Interpretation of 2 Thessalonians 2:1-12



(Taken from my commentary on Revelation)


Commentary on 2 Thessalonians 2:1-12

I don’t deal with all the details of this passage, but I do cover all the major points. 


(2 Th 2:1) – 1 Now we beseech you, brethren, touching the coming of our Lord Jesus Christ, and our gathering together unto him;


Paul is referring to the resurrection of the God’s people (“our gathering”), which occurs at the time of Christ’s return (“coming of our Lord Jesus Christ”).


(2 Th 2:2) – 2 to the end that ye be not quickly shaken from your mind, nor yet be troubled, either by spirit, or by word, or by epistle as from us, as that the day of the Lord is just at hand;

NET – 2 not to be easily shaken from your composure or disturbed by any kind of spirit or message or letter allegedly from us, to the effect that the day of the Lord is already here.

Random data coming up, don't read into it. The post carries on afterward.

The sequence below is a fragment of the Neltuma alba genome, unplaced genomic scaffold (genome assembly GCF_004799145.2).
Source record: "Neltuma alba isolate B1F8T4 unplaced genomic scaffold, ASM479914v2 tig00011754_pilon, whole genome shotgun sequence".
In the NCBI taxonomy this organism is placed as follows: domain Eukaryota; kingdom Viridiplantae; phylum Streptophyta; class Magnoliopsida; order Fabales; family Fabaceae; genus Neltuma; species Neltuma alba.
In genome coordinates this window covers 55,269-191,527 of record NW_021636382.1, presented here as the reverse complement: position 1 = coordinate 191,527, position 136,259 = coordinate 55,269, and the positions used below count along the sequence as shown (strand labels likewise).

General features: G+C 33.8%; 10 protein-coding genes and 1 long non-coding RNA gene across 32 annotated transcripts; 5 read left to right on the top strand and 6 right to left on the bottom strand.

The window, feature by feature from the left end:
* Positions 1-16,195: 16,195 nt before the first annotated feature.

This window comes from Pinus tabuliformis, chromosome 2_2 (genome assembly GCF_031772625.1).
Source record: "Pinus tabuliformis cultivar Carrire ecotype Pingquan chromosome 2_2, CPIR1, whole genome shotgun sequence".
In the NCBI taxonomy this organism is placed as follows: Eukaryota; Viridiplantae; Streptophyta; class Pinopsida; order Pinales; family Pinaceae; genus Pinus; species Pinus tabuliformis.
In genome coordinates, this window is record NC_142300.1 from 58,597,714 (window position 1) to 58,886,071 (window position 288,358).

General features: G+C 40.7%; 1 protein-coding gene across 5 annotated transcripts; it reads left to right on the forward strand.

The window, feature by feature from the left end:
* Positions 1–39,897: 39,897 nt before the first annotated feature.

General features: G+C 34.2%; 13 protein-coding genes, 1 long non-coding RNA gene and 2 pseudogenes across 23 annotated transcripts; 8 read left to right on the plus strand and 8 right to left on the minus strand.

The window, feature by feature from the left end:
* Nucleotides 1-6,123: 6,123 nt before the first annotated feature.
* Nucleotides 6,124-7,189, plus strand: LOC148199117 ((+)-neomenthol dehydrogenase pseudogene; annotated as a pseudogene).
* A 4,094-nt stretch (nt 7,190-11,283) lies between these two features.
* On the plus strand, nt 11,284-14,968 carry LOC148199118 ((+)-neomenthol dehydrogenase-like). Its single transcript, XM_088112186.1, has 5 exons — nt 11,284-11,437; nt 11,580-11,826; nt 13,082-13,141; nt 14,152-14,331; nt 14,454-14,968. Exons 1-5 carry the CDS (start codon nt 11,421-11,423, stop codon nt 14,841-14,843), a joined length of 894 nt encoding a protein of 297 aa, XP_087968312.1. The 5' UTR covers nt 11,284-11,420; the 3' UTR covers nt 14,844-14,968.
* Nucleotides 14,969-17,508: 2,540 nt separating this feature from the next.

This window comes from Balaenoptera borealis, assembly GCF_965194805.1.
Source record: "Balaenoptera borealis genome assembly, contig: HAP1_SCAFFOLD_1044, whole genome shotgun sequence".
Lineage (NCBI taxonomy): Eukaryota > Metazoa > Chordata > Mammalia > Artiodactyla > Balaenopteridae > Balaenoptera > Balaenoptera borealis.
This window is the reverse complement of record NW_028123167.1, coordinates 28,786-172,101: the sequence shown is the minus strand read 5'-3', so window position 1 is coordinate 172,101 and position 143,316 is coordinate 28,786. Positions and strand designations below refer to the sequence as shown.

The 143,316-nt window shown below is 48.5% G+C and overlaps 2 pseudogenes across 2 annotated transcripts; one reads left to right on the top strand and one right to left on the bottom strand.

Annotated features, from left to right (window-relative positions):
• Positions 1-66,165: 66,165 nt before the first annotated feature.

“The day of the Lord” refers to the time of His return in judgment and to gather His people unto Himself, which is followed by the “new heavens and new earth” (2 Pe 3:10-13; Rev 21:1-2).


(2 Th 2:3) – 3 let no man beguile you in any wise: for it will not be, except the falling away come first, and the man of sin be revealed, the son of perdition,

NET – 3 Let no one deceive you in any way. For that day will not arrive until the rebellion comes and the man of lawlessness is revealed, the son of destruction.


Here Paul says that the return of Christ (“day of the Lord”) will not happen until this “man of sin” is revealed in “his time” (vs. 6). In other words, this “man of sin” will rise to power shortly before Jesus returns in judgment.


“falling away”

“the rebellion”


Greek word for this is Apostasia.